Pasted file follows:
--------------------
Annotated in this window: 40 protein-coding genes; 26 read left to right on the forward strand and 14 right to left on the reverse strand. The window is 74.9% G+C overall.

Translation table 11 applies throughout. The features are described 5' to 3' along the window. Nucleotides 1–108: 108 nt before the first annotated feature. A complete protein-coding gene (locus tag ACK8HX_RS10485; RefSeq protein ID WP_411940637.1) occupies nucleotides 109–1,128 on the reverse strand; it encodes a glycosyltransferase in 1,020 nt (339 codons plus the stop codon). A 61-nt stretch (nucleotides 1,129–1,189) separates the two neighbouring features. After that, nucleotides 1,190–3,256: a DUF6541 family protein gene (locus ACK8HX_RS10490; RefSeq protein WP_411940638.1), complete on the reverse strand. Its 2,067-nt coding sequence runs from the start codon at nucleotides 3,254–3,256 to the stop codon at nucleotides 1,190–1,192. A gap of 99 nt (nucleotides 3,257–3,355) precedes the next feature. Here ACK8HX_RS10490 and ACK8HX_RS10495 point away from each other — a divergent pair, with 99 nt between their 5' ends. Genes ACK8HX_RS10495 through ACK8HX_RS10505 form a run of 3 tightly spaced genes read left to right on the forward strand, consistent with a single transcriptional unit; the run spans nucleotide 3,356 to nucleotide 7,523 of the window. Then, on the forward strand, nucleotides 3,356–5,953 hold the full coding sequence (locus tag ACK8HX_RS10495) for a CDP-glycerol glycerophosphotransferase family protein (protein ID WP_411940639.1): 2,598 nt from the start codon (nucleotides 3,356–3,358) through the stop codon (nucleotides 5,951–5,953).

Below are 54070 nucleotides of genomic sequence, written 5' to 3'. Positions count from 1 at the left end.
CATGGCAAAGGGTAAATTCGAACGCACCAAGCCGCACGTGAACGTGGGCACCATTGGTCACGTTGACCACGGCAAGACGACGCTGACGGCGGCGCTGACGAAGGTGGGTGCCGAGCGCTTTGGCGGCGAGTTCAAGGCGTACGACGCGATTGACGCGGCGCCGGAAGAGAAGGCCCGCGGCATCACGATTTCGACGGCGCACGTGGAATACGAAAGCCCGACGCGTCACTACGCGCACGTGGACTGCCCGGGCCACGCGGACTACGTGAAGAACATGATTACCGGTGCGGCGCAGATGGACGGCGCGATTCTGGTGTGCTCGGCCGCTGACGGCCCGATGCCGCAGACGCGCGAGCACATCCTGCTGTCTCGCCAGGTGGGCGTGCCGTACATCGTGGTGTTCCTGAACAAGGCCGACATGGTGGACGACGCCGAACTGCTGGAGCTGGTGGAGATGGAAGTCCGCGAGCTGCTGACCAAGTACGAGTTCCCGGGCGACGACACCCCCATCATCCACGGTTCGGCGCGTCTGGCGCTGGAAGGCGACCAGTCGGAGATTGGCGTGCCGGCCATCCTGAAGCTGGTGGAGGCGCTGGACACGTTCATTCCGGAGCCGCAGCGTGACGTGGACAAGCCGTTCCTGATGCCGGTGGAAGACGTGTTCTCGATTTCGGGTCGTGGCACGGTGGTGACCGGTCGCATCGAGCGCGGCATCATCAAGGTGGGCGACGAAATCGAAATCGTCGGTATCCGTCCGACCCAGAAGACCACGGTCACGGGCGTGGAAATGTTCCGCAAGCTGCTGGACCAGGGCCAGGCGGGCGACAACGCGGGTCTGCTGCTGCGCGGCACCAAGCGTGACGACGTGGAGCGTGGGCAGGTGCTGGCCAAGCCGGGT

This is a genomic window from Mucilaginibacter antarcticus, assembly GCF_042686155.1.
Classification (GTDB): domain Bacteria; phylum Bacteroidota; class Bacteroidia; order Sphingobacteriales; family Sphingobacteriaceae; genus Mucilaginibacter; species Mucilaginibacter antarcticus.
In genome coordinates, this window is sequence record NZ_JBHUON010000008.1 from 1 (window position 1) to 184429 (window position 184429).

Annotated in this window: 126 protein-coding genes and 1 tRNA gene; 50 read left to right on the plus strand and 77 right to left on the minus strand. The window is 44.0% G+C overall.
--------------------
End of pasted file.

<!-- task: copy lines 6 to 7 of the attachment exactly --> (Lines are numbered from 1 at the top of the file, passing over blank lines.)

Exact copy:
Classification (GTDB): domain Bacteria; phylum Bacteroidota; class Bacteroidia; order Sphingobacteriales; family Sphingobacteriaceae; genus Mucilaginibacter; species Mucilaginibacter antarcticus.
In genome coordinates, this window is sequence record NZ_JBHUON010000008.1 from 1 (window position 1) to 184429 (window position 184429).